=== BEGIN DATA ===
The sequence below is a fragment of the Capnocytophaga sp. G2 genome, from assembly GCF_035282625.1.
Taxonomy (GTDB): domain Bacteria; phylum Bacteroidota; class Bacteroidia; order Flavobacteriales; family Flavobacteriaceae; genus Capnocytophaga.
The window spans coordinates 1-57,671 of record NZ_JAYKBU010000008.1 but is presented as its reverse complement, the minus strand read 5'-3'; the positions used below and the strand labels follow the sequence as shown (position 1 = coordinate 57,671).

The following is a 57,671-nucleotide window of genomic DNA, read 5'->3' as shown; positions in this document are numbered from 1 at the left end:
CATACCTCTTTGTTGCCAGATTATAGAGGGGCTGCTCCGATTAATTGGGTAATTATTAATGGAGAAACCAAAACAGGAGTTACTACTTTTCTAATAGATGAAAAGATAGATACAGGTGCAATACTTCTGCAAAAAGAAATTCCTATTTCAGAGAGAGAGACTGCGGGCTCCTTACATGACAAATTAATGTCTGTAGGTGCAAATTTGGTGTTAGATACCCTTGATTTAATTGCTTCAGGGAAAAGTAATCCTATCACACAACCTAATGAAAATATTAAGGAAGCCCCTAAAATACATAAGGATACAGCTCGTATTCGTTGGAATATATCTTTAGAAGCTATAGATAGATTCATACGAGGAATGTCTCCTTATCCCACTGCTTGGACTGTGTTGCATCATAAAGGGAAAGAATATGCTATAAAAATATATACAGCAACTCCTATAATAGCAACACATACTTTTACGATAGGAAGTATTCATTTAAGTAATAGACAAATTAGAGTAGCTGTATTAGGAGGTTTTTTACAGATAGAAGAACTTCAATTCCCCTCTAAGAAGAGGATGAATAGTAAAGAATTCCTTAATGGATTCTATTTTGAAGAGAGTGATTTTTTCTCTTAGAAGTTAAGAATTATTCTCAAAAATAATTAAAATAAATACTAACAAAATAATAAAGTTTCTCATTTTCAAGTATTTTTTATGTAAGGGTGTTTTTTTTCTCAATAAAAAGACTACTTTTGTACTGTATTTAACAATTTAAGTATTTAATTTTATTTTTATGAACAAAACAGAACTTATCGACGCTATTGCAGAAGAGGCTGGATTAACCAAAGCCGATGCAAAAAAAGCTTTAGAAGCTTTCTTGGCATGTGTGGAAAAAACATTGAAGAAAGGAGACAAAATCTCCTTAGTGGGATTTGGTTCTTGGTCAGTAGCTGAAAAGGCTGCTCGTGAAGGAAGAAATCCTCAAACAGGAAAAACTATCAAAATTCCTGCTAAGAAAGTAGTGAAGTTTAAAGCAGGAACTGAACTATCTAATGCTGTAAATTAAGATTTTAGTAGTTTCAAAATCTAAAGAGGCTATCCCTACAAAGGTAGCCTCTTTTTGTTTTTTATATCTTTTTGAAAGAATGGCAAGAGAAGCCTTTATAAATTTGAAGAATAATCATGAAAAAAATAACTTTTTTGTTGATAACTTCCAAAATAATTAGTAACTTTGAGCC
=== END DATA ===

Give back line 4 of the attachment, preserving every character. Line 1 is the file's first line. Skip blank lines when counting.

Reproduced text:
The following is a 57,671-nucleotide window of genomic DNA, read 5'->3' as shown; positions in this document are numbered from 1 at the left end: